Internet back in anglophone Cameroon, but more surveillance?
On 20 April 2016, the Government of Cameroon ordered telecommunications operators to restore access to the Internet in the northwest and southwest regions of Cameroon.
These two regions, where the English-speaking minority of the country lives, witness demonstrations since November 2016 against alleged marginalization felt by citizens, and expressed in particular by lawyers and teachers. On January 16, 2017, the government banned two citizen movements, before imposing an Internet shutdown that ended, after 94 days of serious human rights violations, and more than 4 million euros in economic losses, According to the latest estimates by Internet Without Borders and Access now.
In the release welcoming the return of connectivity, Internet Without Borders expresses strong fears of a new Internet shutdown in the near future, and more globally fears for online freedoms of Cameroonian citizens, as the 2018 presidential election approaches.
In an interview with German international radio station Deutsche Welle, Cameroon Post and Telecommunications Minister, Minette Libom Likeng, announced that the Cameroonian government is equipped to monitor the activities of Internet users in the country:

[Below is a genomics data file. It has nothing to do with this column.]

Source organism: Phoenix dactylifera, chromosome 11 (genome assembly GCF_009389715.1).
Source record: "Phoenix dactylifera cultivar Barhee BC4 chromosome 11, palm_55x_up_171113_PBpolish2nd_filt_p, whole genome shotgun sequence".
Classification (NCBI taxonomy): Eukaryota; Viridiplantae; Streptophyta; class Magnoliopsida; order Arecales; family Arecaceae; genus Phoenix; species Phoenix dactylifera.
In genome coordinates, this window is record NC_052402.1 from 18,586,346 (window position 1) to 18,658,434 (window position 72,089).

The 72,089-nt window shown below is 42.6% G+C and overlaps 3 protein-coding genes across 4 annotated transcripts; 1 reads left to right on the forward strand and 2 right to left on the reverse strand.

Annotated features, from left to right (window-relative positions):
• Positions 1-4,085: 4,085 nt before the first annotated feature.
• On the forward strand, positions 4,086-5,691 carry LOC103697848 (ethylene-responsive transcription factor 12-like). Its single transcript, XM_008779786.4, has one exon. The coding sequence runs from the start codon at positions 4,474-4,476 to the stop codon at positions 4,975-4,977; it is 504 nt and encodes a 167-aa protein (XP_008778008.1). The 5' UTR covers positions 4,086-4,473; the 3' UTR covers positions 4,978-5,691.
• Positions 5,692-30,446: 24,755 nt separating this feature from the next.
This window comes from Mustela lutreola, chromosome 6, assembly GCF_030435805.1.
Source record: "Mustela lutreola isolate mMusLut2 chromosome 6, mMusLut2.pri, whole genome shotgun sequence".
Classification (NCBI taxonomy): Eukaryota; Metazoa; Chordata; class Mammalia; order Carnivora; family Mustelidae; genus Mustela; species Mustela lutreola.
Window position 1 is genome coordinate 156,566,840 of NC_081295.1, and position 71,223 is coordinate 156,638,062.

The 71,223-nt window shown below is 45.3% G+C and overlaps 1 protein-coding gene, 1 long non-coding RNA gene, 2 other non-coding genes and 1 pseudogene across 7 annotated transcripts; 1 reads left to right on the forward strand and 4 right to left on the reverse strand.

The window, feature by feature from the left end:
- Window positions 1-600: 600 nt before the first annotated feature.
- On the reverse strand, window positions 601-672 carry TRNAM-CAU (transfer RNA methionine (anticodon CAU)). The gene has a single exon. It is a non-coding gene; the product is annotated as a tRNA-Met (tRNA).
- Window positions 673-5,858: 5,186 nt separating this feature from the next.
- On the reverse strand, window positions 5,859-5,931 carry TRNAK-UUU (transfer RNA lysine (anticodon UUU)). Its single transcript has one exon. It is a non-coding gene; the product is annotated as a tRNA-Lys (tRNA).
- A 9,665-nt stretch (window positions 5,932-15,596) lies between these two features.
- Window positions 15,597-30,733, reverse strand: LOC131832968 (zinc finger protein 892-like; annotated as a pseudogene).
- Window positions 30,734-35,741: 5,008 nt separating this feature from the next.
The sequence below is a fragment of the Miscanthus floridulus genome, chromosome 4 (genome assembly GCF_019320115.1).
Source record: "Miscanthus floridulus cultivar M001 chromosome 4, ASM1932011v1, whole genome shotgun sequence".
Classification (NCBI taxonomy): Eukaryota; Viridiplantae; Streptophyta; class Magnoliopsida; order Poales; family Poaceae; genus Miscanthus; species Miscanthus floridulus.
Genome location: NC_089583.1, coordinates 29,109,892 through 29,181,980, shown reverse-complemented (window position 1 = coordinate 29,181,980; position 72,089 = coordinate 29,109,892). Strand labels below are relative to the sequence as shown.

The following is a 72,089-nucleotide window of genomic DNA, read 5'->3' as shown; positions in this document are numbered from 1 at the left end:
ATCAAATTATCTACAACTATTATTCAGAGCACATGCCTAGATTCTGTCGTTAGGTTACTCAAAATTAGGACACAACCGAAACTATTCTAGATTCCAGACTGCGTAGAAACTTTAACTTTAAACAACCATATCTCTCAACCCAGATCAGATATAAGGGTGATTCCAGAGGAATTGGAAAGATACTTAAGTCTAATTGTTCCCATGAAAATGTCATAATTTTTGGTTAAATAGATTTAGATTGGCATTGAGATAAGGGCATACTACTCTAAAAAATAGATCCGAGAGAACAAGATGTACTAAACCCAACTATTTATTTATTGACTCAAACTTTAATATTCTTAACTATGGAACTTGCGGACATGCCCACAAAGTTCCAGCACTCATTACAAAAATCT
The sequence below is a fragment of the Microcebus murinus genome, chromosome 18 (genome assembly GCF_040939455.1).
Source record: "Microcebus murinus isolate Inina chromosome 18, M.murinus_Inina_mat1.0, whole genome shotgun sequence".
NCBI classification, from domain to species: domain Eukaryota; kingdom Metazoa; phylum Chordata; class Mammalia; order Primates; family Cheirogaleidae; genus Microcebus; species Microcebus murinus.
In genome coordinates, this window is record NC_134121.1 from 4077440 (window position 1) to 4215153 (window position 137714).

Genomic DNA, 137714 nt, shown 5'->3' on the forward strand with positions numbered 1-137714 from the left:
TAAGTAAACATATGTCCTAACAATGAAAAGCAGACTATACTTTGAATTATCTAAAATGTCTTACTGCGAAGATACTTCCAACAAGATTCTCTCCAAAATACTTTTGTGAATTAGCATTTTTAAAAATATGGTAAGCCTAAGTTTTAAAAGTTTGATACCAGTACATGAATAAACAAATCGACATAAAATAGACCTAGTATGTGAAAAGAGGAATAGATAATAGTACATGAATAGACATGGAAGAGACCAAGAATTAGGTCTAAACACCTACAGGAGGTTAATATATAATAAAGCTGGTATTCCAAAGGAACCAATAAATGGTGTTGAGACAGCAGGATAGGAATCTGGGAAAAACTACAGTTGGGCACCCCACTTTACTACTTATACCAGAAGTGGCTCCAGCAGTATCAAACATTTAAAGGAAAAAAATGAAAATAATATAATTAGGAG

“I will not disclose the methods here, but I will say that the government is organized because there is a whole agency that is equipped for that. Moreover, all our police forces have tracking and Control as in all countries. “
Internet Sans Frontières calls on the Cameroonian government to respect its international commitments: respect for individual rights and freedoms must always be the principle. Terrorism, breach of public order, can only exceptionally limit these freedoms, provided that the necessity and proportionality of the measures implemented are demonstrated and that a judicial authority intervenes to authorize the implementation of such measures.